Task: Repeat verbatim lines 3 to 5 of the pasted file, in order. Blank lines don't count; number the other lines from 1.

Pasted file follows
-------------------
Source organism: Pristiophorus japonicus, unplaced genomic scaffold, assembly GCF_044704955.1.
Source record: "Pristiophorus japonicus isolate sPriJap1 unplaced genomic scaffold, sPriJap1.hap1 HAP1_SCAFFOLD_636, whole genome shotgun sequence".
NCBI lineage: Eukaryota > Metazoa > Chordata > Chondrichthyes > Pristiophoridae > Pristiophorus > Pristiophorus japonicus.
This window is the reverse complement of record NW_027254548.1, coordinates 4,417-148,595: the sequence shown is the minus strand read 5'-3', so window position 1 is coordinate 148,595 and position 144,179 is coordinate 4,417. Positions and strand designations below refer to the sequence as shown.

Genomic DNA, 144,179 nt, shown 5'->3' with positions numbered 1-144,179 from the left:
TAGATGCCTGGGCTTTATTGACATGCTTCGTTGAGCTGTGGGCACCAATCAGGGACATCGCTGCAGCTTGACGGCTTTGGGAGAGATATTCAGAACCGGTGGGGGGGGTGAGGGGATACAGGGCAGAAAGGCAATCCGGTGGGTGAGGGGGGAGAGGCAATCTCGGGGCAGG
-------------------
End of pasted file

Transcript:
NCBI lineage: Eukaryota > Metazoa > Chordata > Chondrichthyes > Pristiophoridae > Pristiophorus > Pristiophorus japonicus.
This window is the reverse complement of record NW_027254548.1, coordinates 4,417-148,595: the sequence shown is the minus strand read 5'-3', so window position 1 is coordinate 148,595 and position 144,179 is coordinate 4,417. Positions and strand designations below refer to the sequence as shown.

Genomic DNA, 144,179 nt, shown 5'->3' with positions numbered 1-144,179 from the left: